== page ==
Spring game: March 16 (11 a.m.)

Stanford

Start: March 1
End: April 13
Key addition: freshman receiver Elijah Higgins (not enrolled for spring)
What to watch: Sure, the Cardinal needs big-plays replacements for tailback Bryce Love and receiver JJ Arcega-Whiteside. But the opportunities will be limited for receivers and running backs if Stanford doesn’t upgrade an offensive line that underachieved last fall. That process must start in earnest this spring due to the grueling early-season schedule (Northwestern, USC, UCF and Oregon in the first month). Guard Foster Sarell and tackle Walker Little are elite talents, and they aren’t alone in that regard. If the unit doesn’t make a jump in cohesion in the second year under Kevin Carberry, something’s amiss.
Spring game: April 13 (1 p.m.)

Utah

Start: March 4
End: April 13
Key addition: offensive coordinator Andy Ludwig
What to watch: Yes, we’re curious about Ludwig’s approach but assuming there won’t be radical changes to the scheme his predecessor, Troy Taylor put in place. Instead, the Hotline plans to keep a close eye on the middle of the defense following the departures of linebackers Chase Hansen and Cody Barton and safeties Marquise Blair and Corrion Ballard. The most intriguing player in that regard is linebacker Francis Bernard, the BYU transfer, who takes a larger role for the Utes in 2019. The perimeter should be first rate. If the interior is merely solid, Utah will again have one of the best defenses in the conference.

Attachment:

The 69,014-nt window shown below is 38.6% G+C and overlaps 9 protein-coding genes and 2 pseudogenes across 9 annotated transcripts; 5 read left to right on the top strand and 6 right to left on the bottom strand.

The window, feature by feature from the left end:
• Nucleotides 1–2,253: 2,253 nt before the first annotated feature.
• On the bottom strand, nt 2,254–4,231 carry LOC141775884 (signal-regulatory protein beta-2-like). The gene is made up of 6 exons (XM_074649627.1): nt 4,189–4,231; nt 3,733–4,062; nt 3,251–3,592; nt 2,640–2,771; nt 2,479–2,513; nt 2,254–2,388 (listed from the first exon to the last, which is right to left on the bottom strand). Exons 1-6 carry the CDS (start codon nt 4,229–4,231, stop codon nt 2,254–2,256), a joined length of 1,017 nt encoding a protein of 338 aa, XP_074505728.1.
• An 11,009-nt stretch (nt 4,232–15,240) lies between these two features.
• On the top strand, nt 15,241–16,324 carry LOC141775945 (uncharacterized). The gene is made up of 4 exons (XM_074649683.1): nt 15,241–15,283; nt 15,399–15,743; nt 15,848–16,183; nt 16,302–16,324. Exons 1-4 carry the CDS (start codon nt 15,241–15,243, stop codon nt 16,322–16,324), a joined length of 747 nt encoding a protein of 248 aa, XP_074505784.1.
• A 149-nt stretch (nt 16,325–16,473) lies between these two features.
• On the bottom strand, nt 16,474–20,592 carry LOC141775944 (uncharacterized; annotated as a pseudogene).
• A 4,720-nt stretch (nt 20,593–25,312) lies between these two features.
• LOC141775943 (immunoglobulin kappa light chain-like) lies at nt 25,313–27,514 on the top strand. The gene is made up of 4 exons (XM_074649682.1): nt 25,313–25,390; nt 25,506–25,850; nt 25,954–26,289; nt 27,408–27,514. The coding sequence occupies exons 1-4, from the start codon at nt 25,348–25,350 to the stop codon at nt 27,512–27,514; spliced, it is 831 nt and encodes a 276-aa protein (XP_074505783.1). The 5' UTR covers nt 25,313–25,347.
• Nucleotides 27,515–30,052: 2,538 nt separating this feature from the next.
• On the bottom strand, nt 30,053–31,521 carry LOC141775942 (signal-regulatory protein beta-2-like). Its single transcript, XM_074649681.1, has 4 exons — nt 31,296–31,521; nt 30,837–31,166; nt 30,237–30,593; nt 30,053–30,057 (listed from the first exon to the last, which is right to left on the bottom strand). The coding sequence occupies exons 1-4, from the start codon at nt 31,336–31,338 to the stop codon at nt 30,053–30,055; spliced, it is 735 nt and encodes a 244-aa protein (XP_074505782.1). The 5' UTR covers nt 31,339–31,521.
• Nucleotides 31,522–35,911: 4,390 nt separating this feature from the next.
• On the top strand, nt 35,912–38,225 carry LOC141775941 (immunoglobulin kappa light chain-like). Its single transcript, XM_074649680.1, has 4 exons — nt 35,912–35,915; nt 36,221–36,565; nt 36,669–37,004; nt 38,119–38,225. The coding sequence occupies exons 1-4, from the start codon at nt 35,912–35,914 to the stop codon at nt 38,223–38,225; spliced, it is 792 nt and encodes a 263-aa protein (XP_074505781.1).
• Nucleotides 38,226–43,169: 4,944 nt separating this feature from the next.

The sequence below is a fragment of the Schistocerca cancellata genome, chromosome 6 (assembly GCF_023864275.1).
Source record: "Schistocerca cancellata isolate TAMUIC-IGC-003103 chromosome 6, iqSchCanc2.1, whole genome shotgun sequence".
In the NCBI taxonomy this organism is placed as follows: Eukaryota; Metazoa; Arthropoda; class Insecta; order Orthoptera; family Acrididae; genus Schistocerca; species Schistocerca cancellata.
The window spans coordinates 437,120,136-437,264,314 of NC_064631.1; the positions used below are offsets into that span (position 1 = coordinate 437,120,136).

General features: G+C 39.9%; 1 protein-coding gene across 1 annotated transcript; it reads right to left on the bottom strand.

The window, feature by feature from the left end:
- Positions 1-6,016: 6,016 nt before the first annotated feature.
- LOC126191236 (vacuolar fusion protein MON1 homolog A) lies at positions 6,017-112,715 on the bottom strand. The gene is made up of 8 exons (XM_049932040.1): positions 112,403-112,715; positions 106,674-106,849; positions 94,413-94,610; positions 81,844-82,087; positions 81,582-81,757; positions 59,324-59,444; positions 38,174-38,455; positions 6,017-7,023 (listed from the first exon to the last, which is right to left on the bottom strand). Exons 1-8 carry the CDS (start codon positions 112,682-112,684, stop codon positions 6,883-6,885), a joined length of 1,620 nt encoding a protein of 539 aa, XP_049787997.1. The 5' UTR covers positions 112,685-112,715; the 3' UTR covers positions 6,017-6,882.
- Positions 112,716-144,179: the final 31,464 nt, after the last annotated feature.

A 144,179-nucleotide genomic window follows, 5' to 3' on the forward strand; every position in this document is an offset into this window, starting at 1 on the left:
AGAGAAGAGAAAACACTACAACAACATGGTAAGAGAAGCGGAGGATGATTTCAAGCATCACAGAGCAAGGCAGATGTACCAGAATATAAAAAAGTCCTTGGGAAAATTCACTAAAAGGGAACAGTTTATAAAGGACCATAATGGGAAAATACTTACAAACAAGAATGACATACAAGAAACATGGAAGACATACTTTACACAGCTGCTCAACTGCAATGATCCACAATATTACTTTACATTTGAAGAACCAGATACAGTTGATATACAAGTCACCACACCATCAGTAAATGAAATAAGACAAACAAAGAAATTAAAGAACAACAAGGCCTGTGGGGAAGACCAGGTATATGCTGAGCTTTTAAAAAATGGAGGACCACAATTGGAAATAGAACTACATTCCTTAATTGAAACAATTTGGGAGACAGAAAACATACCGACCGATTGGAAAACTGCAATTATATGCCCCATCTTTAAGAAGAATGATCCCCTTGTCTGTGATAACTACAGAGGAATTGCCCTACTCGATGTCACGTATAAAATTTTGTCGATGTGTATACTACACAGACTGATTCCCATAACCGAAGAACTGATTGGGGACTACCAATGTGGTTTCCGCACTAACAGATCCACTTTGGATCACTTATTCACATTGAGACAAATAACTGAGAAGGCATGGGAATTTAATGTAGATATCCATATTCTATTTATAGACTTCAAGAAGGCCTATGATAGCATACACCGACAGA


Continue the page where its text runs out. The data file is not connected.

Spring game: April 13 (10 a.m.)

Oregon State

Start: March 5
End: April 20
Key addition: quarterback Tristan Gebbia (Nebraska transfer)
What to watch: Here’s a better question: What doesn’t need to be watched? Well, the Beavers are set at tailback with Jermar Jefferson, and the receivers (Trevon Bradford and Isaiah Hodgins) are more than acceptable. Otherwise, there are issues, holes, questions and concerns everywhere for second-year coach Jonathan Smith. Emerging from spring with a No. 1 quarterback would help matters, but that depends on Jake Luton’s health and Gebbia’s comfort with the offense. He was a highly-rated prospect in high school (Calabasas) who left Lincoln last summer after losing the QB competition.
Spring game: April 20 (11 a.m.)

UCLA

Start: March 5
End: April 20
Key addition: freshman offensive lineman Sean Rhyan